If Nordic ECM flurry continues, new jobs look likely

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The number of equity capital market deals being carried out in the Nordic region has almost trebled in the past quarter, compared with the dire state of play a year ago.

According to figures from data provider Dealogic, a total of 37 deals took place in the third quarter of this year, worth more than $3.74bn.

This compared with just 13 deals during the comparable period in 2008, at a value of $1.08bn.

Norway's largest bank, DnB NOR, was among those announcing it was turning to equity capital markets to raise funds in August, raising NKr14bn ($2.4bn) in a guaranteed rights issue to bolster its capital base against rising bad loans.

Swedbank also announced a SEK15bn ($2.1bn) rights issue, while both Nordea and SEB carried out cash-calls earlier in the year.

Denmark's third-largest bank, Sydbank, also recently raised DKK877.5m ($172.5m) through a private placement of stock.

There has been much activity outside the financial services arena, too, according to Thomson Reuters.

Norwegian energy firm Noreco, for example, raised NKr1.2bn ($206m) in a private share placement in September, along with Swedish packaging firm Billerud, which raised SEK978m ($139m) through a rights issue.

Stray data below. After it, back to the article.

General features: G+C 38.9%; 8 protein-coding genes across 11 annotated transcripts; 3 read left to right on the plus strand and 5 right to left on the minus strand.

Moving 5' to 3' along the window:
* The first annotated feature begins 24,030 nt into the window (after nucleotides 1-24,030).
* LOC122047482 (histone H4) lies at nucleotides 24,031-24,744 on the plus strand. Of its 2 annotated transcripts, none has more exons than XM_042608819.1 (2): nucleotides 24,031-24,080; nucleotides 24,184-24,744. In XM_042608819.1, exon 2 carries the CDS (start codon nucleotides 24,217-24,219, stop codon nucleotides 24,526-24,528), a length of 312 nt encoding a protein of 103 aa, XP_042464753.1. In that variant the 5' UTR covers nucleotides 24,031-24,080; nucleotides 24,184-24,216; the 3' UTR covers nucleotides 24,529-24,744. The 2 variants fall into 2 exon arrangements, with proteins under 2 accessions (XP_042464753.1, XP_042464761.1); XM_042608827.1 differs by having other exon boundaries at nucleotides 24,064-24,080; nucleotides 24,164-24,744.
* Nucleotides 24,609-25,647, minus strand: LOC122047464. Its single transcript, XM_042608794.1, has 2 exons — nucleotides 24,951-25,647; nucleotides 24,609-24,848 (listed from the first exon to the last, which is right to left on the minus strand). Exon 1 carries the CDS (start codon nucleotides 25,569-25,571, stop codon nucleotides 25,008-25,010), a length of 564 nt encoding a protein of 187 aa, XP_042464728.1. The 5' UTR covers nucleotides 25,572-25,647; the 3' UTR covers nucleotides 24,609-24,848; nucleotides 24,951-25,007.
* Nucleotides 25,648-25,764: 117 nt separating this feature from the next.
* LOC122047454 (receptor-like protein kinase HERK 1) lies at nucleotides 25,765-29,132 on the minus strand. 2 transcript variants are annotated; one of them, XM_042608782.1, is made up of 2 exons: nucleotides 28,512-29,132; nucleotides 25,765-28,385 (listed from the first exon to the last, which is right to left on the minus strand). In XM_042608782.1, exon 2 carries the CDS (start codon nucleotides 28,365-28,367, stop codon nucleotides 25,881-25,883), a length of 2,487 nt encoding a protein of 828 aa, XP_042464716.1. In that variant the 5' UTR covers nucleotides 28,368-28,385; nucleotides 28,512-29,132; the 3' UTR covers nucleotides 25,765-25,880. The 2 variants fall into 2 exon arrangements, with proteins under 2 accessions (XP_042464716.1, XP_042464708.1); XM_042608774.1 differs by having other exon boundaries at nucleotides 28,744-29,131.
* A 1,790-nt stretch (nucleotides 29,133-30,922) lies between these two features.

Thomson Reuters figures also showed that there had been six Nordic equity or equity-related issues in the course of the past month alone, against just one in the same month last year.

While all this ECM activity has inevitably led to a flurry of moves within equities teams in the region, most notably within SEB's Enskilda equities business, as yet banks are not seeing a huge amount of new hiring within ECM, suggests Erik Nielsen, head of strategy, equity research at Handelsbanken Capital Markets.

"Recruitment is still very much a lagging indicator. Activity will have to continue to rise before employment growth resumes," he predicts.

"At the moment it is pretty much people who are already in the business who are mostly moving around, and there is not much recruitment going on of new people.

"But if economic activity continues then it is quite natural that there is probably going to be some recruitment ahead," he adds.

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